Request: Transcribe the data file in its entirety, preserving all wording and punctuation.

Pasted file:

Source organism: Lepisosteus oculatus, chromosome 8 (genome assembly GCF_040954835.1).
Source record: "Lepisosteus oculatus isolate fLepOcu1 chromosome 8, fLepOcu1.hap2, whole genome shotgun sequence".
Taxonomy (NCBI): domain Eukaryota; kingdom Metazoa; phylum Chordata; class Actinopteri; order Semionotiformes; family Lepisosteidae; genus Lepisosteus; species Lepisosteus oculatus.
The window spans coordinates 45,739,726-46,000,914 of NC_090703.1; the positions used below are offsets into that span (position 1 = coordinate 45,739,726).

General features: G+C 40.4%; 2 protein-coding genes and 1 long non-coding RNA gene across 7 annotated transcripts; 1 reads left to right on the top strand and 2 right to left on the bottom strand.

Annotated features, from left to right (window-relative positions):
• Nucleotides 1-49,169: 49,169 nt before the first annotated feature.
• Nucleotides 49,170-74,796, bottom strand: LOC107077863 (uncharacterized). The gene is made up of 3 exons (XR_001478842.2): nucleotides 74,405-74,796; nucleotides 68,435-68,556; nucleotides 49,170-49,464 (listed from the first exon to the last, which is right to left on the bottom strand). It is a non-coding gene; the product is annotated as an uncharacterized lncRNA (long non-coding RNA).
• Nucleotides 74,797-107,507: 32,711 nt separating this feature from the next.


Source organism: Lepisosteus oculatus, chromosome 8 (genome assembly GCF_040954835.1).
Source record: "Lepisosteus oculatus isolate fLepOcu1 chromosome 8, fLepOcu1.hap2, whole genome shotgun sequence".
Taxonomy (NCBI): domain Eukaryota; kingdom Metazoa; phylum Chordata; class Actinopteri; order Semionotiformes; family Lepisosteidae; genus Lepisosteus; species Lepisosteus oculatus.
The window spans coordinates 45,739,726-46,000,914 of NC_090703.1; the positions used below are offsets into that span (position 1 = coordinate 45,739,726).

General features: G+C 40.4%; 2 protein-coding genes and 1 long non-coding RNA gene across 7 annotated transcripts; 1 reads left to right on the top strand and 2 right to left on the bottom strand.

Annotated features, from left to right (window-relative positions):
• Nucleotides 1-49,169: 49,169 nt before the first annotated feature.
• Nucleotides 49,170-74,796, bottom strand: LOC107077863 (uncharacterized). The gene is made up of 3 exons (XR_001478842.2): nucleotides 74,405-74,796; nucleotides 68,435-68,556; nucleotides 49,170-49,464 (listed from the first exon to the last, which is right to left on the bottom strand). It is a non-coding gene; the product is annotated as an uncharacterized lncRNA (long non-coding RNA).
• Nucleotides 74,797-107,507: 32,711 nt separating this feature from the next.